MIT researchers say many popular Android apps call out covertly

Downloading popular Android apps from non-official sources is a bad idea, but even legit apps can do potentially unwanted things in the background without drawing attention. Researchers from MIT dug through some of the most popular apps on Google Play and found that most of them access the network covertly.

The research team pored over the top 500 popular applications on Google Play, though some—mostly chat apps, since they require readily available and somewhat unpredictable human partners—were excluded from the survey. Overall, MIT found that 46% of all network connections those apps make could be considered covert.

It's important to note that MIT's definition of "covert" doesn't indicate any malicious intent by an app developer. In this case, "covert" only means that the result of a network connection wasn't immediately obvious to the user. Blocking those connections didn't result in missing content, error prompts, or crashes. Blocked connections that resulted in error log entries were still considered covert, because the researchers didn't think most users would look through those logs.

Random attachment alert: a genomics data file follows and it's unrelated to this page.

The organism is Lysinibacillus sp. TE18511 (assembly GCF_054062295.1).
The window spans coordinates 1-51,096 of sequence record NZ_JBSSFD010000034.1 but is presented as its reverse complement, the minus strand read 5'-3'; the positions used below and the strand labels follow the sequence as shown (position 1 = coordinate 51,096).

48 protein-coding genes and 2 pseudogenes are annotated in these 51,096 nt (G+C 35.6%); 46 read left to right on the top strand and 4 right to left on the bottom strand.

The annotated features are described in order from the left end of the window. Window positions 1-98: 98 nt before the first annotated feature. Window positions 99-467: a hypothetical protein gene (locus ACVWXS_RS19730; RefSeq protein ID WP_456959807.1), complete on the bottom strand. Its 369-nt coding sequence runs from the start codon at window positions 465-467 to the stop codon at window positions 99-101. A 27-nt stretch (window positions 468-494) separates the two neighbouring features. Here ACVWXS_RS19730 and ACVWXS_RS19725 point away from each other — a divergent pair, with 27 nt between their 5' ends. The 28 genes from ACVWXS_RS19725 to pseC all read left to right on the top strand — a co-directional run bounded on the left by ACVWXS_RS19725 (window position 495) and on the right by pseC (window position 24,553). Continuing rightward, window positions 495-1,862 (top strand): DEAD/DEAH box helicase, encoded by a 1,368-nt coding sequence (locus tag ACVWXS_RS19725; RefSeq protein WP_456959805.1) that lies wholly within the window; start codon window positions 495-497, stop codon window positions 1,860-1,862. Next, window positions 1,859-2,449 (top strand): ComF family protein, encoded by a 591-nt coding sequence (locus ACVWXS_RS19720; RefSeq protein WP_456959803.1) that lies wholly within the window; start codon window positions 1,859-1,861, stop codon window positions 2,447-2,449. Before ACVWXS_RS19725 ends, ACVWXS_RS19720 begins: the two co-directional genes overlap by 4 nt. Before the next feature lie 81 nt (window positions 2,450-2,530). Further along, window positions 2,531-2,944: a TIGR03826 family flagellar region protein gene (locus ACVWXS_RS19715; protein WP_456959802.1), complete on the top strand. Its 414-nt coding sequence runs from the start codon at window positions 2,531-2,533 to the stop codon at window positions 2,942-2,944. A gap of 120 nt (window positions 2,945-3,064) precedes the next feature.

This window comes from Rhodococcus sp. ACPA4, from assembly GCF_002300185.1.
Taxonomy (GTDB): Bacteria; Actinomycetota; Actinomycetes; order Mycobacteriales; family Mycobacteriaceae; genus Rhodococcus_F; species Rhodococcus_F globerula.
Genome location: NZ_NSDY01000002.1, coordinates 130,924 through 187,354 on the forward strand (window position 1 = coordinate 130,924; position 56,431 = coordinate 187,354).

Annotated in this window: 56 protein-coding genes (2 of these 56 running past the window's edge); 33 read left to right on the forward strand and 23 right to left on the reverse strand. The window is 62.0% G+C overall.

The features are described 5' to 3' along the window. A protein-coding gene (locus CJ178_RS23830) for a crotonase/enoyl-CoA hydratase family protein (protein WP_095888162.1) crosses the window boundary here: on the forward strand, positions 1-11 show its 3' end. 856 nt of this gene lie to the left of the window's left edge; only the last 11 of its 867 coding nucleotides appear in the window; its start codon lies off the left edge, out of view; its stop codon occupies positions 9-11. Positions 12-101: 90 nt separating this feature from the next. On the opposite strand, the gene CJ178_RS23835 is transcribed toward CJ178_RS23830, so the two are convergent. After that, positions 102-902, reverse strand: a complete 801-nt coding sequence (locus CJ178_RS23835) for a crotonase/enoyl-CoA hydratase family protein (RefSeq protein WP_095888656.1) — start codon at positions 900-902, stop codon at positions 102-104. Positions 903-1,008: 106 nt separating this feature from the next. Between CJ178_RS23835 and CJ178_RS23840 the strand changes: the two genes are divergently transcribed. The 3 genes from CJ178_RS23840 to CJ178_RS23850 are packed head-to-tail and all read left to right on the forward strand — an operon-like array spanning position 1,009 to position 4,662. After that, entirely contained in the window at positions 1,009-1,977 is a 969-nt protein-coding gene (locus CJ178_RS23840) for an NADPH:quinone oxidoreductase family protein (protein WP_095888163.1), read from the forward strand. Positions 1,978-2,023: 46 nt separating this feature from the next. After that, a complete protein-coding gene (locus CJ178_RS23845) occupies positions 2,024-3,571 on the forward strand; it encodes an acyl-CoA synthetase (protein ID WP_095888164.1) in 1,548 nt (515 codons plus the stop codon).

After checking out that wide swath of apps, the research team turned its focus to in-depth testing of 13 of the top 20 apps on Google Play. That list included Facebook (which did not make any covert connections), Twitter, Spotify, and Candy Crush Saga. 62.9% of the network connections established by these apps were covert by MIT's definition. Out of those covert connections, only 43% were related to known advertising and analytics libraries. That 43% accounts for around 27% of all the network connections made by the apps.

In the end, the researchers weren't able to nail down all the causes for apps connecting to the network covertly. Julia Rubin, a post-doctorate researcher who led the study, told MIT News that informed operation is key. "There might be a very good reason for this covert communication," Rubin said. "We are not trying to say that it has to be eliminated. We’re just saying the user needs to be informed."

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